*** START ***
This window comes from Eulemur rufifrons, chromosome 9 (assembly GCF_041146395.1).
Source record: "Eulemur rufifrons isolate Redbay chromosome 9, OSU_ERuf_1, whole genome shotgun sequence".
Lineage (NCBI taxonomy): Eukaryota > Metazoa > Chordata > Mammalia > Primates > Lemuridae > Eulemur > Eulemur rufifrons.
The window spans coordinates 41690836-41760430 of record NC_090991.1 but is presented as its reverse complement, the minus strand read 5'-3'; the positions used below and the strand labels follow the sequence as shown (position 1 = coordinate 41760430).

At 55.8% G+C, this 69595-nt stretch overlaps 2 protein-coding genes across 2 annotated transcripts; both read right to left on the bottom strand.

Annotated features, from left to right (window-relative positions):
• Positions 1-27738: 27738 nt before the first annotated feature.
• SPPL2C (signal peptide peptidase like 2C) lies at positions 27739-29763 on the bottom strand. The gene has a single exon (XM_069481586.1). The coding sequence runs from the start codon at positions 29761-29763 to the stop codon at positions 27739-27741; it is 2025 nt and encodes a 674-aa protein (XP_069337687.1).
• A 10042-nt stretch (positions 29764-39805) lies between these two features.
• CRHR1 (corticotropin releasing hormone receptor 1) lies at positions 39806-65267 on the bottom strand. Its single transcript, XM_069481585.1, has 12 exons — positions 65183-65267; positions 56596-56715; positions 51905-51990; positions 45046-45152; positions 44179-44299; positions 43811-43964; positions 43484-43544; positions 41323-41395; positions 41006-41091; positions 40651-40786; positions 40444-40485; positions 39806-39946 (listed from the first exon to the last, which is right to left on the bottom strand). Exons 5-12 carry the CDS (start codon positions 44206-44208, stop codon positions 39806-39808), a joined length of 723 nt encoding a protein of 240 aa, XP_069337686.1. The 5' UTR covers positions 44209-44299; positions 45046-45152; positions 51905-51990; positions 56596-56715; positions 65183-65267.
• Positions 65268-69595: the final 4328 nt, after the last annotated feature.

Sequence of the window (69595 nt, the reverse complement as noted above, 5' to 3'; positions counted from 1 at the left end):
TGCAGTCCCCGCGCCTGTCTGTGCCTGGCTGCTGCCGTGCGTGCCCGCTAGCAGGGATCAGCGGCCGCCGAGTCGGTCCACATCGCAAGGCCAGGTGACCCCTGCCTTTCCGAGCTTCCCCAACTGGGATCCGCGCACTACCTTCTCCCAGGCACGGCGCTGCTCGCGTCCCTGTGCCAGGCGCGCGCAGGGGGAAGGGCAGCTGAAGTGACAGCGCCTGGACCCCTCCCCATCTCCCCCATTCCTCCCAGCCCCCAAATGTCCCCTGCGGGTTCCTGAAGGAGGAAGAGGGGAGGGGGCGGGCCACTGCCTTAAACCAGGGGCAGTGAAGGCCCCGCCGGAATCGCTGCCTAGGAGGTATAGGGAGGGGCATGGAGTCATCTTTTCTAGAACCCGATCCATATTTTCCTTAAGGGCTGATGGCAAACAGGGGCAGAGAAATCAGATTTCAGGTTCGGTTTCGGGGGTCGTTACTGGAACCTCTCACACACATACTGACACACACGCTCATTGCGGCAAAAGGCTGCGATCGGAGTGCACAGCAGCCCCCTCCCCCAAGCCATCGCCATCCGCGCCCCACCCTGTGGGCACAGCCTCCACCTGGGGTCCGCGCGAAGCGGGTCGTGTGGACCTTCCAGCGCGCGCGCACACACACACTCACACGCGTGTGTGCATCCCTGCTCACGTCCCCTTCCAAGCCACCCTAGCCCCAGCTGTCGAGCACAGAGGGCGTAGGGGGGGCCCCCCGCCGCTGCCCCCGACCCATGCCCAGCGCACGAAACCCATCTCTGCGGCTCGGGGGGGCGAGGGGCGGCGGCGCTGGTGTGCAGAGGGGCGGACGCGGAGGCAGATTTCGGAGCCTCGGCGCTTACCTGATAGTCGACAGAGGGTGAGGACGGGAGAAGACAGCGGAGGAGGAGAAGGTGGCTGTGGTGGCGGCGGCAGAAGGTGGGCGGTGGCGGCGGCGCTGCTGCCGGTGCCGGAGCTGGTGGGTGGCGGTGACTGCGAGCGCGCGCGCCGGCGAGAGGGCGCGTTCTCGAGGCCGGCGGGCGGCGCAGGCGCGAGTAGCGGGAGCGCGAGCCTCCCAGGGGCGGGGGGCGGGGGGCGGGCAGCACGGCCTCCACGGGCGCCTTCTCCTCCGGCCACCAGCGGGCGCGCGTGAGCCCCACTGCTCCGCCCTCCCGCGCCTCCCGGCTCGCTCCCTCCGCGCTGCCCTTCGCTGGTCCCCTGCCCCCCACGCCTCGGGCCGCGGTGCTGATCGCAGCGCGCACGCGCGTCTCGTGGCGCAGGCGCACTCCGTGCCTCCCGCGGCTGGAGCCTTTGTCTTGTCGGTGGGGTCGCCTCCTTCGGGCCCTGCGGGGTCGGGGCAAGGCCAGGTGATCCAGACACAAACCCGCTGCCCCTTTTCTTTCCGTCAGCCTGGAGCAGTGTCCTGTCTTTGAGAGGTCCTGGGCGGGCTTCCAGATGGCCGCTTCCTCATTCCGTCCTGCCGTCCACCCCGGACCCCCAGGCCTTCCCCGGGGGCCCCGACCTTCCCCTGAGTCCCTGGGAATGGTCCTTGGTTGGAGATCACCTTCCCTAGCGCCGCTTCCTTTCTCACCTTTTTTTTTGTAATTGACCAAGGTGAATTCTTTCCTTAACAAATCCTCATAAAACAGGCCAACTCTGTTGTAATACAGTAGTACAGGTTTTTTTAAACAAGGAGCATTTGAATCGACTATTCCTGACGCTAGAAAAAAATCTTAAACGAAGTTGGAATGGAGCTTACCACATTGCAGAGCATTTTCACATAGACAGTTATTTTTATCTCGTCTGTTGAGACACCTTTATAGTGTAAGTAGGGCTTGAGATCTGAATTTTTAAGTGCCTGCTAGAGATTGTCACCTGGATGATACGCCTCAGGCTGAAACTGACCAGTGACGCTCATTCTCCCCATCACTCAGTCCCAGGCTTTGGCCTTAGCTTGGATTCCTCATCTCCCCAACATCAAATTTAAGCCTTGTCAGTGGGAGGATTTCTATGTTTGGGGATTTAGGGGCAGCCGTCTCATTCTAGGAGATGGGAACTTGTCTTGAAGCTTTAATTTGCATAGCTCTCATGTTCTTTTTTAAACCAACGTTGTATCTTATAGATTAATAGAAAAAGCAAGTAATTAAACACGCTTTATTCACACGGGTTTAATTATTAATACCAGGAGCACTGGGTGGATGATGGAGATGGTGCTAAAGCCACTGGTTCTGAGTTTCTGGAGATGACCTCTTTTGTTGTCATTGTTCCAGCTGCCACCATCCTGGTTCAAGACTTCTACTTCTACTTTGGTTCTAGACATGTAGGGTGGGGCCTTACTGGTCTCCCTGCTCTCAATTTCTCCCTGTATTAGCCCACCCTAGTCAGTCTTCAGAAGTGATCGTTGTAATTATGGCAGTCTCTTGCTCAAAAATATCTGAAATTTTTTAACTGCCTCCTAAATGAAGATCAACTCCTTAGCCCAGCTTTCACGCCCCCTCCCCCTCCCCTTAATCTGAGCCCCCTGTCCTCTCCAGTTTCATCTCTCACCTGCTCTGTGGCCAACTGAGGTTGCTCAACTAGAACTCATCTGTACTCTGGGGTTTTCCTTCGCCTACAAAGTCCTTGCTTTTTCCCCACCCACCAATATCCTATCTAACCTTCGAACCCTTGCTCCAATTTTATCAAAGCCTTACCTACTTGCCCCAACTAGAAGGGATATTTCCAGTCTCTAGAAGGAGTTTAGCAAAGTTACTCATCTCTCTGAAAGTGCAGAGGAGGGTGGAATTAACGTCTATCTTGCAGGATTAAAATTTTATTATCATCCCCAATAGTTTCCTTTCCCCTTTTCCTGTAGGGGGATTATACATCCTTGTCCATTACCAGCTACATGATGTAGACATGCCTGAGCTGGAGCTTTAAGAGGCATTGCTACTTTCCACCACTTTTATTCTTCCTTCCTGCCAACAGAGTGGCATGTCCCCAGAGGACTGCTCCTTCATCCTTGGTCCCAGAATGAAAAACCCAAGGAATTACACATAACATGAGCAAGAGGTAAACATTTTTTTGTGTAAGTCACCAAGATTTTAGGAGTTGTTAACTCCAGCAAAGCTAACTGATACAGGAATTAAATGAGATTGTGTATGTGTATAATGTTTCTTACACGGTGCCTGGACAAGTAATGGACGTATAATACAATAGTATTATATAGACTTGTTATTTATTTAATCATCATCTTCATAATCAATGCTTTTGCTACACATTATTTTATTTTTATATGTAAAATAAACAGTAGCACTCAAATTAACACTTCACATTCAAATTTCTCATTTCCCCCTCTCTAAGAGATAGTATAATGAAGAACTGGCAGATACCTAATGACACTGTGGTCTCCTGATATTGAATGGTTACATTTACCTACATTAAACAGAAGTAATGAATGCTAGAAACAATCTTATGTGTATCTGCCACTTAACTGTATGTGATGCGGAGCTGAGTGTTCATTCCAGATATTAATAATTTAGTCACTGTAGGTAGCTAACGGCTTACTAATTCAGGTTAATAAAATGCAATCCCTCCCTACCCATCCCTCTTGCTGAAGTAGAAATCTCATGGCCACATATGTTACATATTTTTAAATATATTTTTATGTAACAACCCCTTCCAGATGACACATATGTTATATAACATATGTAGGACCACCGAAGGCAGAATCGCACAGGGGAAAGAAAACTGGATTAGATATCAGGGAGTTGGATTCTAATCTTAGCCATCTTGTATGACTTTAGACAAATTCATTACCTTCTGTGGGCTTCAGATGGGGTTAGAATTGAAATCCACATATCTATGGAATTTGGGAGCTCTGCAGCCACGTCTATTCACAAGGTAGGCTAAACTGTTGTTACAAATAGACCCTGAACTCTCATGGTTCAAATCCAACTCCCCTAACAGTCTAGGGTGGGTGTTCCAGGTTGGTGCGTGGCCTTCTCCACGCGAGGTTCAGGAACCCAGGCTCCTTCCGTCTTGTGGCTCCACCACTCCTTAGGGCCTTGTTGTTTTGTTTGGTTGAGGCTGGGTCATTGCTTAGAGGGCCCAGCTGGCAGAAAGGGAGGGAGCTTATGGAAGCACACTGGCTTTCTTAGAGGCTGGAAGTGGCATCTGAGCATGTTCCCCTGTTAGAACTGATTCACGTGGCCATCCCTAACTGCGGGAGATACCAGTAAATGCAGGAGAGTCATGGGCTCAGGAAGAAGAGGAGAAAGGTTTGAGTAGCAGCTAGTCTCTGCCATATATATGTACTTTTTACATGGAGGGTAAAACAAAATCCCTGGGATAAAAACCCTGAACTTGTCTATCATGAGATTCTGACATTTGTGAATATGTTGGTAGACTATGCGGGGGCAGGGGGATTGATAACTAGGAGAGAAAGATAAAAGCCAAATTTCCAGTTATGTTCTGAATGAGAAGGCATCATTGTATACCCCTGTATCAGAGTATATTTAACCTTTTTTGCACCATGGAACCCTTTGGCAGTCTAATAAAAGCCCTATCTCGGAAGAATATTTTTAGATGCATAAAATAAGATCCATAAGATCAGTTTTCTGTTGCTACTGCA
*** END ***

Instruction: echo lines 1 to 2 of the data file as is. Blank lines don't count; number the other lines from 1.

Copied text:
This window comes from Eulemur rufifrons, chromosome 9 (assembly GCF_041146395.1).
Source record: "Eulemur rufifrons isolate Redbay chromosome 9, OSU_ERuf_1, whole genome shotgun sequence".